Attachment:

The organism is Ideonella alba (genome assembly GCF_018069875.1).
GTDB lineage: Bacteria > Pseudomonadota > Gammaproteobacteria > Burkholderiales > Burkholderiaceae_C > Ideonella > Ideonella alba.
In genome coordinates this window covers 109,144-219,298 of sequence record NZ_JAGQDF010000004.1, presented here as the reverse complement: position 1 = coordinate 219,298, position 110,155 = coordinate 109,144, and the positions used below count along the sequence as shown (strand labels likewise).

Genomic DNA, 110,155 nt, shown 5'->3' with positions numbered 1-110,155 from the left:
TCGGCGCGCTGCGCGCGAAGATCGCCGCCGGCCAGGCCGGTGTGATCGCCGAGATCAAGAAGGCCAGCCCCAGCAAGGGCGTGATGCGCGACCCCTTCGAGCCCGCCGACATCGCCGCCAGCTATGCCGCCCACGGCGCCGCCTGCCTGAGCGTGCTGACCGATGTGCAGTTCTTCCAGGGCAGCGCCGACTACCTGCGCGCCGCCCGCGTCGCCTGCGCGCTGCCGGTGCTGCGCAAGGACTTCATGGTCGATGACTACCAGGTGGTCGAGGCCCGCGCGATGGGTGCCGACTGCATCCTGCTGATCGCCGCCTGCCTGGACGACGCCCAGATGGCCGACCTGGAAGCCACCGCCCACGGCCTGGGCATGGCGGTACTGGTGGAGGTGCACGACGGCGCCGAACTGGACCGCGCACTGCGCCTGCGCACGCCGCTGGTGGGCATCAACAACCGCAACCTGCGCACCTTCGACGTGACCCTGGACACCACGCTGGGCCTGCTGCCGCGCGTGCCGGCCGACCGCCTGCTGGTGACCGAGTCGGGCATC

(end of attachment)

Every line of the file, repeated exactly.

The organism is Ideonella alba (genome assembly GCF_018069875.1).
GTDB lineage: Bacteria > Pseudomonadota > Gammaproteobacteria > Burkholderiales > Burkholderiaceae_C > Ideonella > Ideonella alba.
In genome coordinates this window covers 109,144-219,298 of sequence record NZ_JAGQDF010000004.1, presented here as the reverse complement: position 1 = coordinate 219,298, position 110,155 = coordinate 109,144, and the positions used below count along the sequence as shown (strand labels likewise).

Genomic DNA, 110,155 nt, shown 5'->3' with positions numbered 1-110,155 from the left:
TCGGCGCGCTGCGCGCGAAGATCGCCGCCGGCCAGGCCGGTGTGATCGCCGAGATCAAGAAGGCCAGCCCCAGCAAGGGCGTGATGCGCGACCCCTTCGAGCCCGCCGACATCGCCGCCAGCTATGCCGCCCACGGCGCCGCCTGCCTGAGCGTGCTGACCGATGTGCAGTTCTTCCAGGGCAGCGCCGACTACCTGCGCGCCGCCCGCGTCGCCTGCGCGCTGCCGGTGCTGCGCAAGGACTTCATGGTCGATGACTACCAGGTGGTCGAGGCCCGCGCGATGGGTGCCGACTGCATCCTGCTGATCGCCGCCTGCCTGGACGACGCCCAGATGGCCGACCTGGAAGCCACCGCCCACGGCCTGGGCATGGCGGTACTGGTGGAGGTGCACGACGGCGCCGAACTGGACCGCGCACTGCGCCTGCGCACGCCGCTGGTGGGCATCAACAACCGCAACCTGCGCACCTTCGACGTGACCCTGGACACCACGCTGGGCCTGCTGCCGCGCGTGCCGGCCGACCGCCTGCTGGTGACCGAGTCGGGCATC